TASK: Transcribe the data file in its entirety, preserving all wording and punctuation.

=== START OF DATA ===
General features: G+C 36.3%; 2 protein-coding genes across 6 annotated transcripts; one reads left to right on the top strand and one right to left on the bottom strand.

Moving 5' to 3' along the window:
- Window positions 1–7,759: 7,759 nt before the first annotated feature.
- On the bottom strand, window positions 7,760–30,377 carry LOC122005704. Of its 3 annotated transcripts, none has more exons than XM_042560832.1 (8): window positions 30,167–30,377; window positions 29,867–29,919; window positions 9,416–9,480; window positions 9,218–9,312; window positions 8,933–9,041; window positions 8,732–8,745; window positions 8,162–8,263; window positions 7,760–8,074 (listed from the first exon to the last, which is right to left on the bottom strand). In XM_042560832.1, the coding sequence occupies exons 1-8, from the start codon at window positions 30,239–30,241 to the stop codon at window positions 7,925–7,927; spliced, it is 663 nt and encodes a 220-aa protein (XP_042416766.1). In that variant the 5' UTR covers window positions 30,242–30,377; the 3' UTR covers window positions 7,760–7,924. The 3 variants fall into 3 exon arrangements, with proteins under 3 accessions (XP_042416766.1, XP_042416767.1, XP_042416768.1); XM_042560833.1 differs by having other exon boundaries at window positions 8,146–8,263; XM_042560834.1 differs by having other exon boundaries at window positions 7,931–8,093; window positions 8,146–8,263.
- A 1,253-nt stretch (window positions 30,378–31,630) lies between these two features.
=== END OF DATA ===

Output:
General features: G+C 36.3%; 2 protein-coding genes across 6 annotated transcripts; one reads left to right on the top strand and one right to left on the bottom strand.

Moving 5' to 3' along the window:
- Window positions 1–7,759: 7,759 nt before the first annotated feature.
- On the bottom strand, window positions 7,760–30,377 carry LOC122005704. Of its 3 annotated transcripts, none has more exons than XM_042560832.1 (8): window positions 30,167–30,377; window positions 29,867–29,919; window positions 9,416–9,480; window positions 9,218–9,312; window positions 8,933–9,041; window positions 8,732–8,745; window positions 8,162–8,263; window positions 7,760–8,074 (listed from the first exon to the last, which is right to left on the bottom strand). In XM_042560832.1, the coding sequence occupies exons 1-8, from the start codon at window positions 30,239–30,241 to the stop codon at window positions 7,925–7,927; spliced, it is 663 nt and encodes a 220-aa protein (XP_042416766.1). In that variant the 5' UTR covers window positions 30,242–30,377; the 3' UTR covers window positions 7,760–7,924. The 3 variants fall into 3 exon arrangements, with proteins under 3 accessions (XP_042416766.1, XP_042416767.1, XP_042416768.1); XM_042560833.1 differs by having other exon boundaries at window positions 8,146–8,263; XM_042560834.1 differs by having other exon boundaries at window positions 7,931–8,093; window positions 8,146–8,263.
- A 1,253-nt stretch (window positions 30,378–31,630) lies between these two features.